Unions Oppose Homeland Security’s Addition of 22,000 H-2B Visas

Several labor unions, including the International Association of Bridge, Structural, Ornamental and Reinforcing Iron Workers and the International Union of Painters and Allied Trades, are opposing the Department of Homeland Security (DHS) and Department of Labor’s (DOL) H-2B Visa increase. Ten unions sent a letter to the DHS and the DOL expressing their opposition to the increase in 22,000 temporary non-agricultural worker visas.

The DHS announced the additions earlier this week, stating, “The additional visas will be made available in the coming months via a temporary final rule in the Federal Register. Furthermore, to expand lawful pathways for opportunity in the United States consistent with the President’s Executive Order 14010 on ‘Creating a Comprehensive Regional Framework to Address the Causes of Migration, to Manage Migration Throughout North and Central America, and to Provide Safe and Orderly Processing of Asylum Seekers at the United States Border,’ 6,000 of these visas will be reserved for nationals of the Northern Triangle countries of Honduras, El Salvador, and Guatemala.”

In the unions’ letter, the organizations stated their disapproval of the additional H-2B visas during the current economic state of the country.

“Instead of raising the H-2B cap, the Biden Administration should take steps to protect all workers – both U.S. and migrant – by strengthening labor protections in the H-2B program,” according to the letter.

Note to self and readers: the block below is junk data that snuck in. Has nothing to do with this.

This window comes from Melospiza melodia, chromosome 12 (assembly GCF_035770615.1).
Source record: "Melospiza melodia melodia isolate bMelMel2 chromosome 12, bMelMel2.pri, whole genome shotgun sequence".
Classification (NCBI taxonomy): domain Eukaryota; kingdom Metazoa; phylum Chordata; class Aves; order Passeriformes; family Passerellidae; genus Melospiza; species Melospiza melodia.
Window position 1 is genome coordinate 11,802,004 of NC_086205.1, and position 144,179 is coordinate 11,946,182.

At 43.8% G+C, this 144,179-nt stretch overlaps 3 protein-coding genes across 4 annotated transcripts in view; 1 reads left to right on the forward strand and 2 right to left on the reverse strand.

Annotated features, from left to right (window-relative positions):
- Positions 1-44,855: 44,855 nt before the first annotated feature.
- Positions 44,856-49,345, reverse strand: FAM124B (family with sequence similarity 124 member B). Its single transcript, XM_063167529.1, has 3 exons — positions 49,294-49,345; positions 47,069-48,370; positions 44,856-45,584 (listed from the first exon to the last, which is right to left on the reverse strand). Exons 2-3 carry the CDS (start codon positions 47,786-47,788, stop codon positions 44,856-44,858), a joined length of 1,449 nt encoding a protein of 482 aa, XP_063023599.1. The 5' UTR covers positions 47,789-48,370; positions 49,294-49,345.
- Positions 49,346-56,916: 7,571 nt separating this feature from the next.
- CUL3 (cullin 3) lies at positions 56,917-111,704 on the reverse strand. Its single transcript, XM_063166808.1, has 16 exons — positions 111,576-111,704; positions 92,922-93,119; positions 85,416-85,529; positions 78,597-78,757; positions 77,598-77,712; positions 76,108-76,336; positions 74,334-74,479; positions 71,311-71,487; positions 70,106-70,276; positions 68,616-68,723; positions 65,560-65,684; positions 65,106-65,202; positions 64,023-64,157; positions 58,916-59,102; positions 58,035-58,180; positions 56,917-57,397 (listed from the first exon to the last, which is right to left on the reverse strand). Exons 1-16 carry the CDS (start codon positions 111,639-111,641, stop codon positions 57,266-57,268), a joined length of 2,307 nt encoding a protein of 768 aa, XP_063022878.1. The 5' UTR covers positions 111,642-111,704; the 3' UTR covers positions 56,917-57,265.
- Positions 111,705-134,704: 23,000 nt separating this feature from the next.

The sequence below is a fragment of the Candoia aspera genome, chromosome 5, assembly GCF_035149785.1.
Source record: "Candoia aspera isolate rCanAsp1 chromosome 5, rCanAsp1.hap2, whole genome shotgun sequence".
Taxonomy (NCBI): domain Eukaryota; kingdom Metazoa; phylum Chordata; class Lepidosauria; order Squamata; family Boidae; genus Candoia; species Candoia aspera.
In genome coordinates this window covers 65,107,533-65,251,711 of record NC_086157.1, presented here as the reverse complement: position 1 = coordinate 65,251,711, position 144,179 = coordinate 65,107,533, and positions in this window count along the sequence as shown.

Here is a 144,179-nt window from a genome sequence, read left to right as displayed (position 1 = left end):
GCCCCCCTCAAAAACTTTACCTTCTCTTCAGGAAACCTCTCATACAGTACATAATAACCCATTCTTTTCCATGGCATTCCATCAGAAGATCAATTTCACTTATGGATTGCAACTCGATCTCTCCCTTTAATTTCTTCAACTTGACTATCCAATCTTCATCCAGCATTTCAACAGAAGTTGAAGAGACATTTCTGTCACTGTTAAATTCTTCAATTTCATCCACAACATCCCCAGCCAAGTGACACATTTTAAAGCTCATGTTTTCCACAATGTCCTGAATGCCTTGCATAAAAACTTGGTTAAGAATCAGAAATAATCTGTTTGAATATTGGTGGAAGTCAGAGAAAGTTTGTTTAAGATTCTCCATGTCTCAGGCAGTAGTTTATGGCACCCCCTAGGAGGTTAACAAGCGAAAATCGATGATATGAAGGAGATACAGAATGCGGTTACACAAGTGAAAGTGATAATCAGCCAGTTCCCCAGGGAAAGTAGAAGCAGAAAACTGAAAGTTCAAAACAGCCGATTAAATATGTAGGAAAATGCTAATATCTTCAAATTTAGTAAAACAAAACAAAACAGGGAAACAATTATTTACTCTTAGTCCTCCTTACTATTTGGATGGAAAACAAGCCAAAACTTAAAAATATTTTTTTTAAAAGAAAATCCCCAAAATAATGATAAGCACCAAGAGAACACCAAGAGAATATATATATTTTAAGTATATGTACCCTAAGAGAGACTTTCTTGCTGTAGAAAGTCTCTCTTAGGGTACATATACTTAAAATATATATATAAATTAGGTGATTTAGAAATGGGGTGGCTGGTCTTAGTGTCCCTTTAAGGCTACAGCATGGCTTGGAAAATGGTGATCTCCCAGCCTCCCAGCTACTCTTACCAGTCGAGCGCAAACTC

“The official unemployment rate is currently at 6%. However, many people have dropped out of the workforce and unemployment in specific industries for which H-2B visas are often used is much higher … With millions of unemployed workers in top H-2B occupations, increasing the cap would undermine efforts to get workers of all status back on their feet. It would also expose more H-2B workers to the egregious abuses that pervade the program. Neither of these outcomes is acceptable.”

The unions asked that, instead of raising the H-2B cap, the government should implement worker protections into the program. The letter listed the following requests:

  • Deny H-2B labor certifications in any labor surplus industries with an unemployment rate over 6%;
  • Increase debarment of H-2B employers who have broken the law, including but not limited to wage and hour, health and safety, and human trafficking violations;
  • Require H-2B employers to pay the local or national prevailing wage, whichever is higher; and
  • Provide concrete status protections and work authorization to H-2B workers who suffer abuse on the job.

According to the DHS, the additional visas will only be available to employers who have expressed a need for additional workers to avoid suffering from “irreparable harm.”

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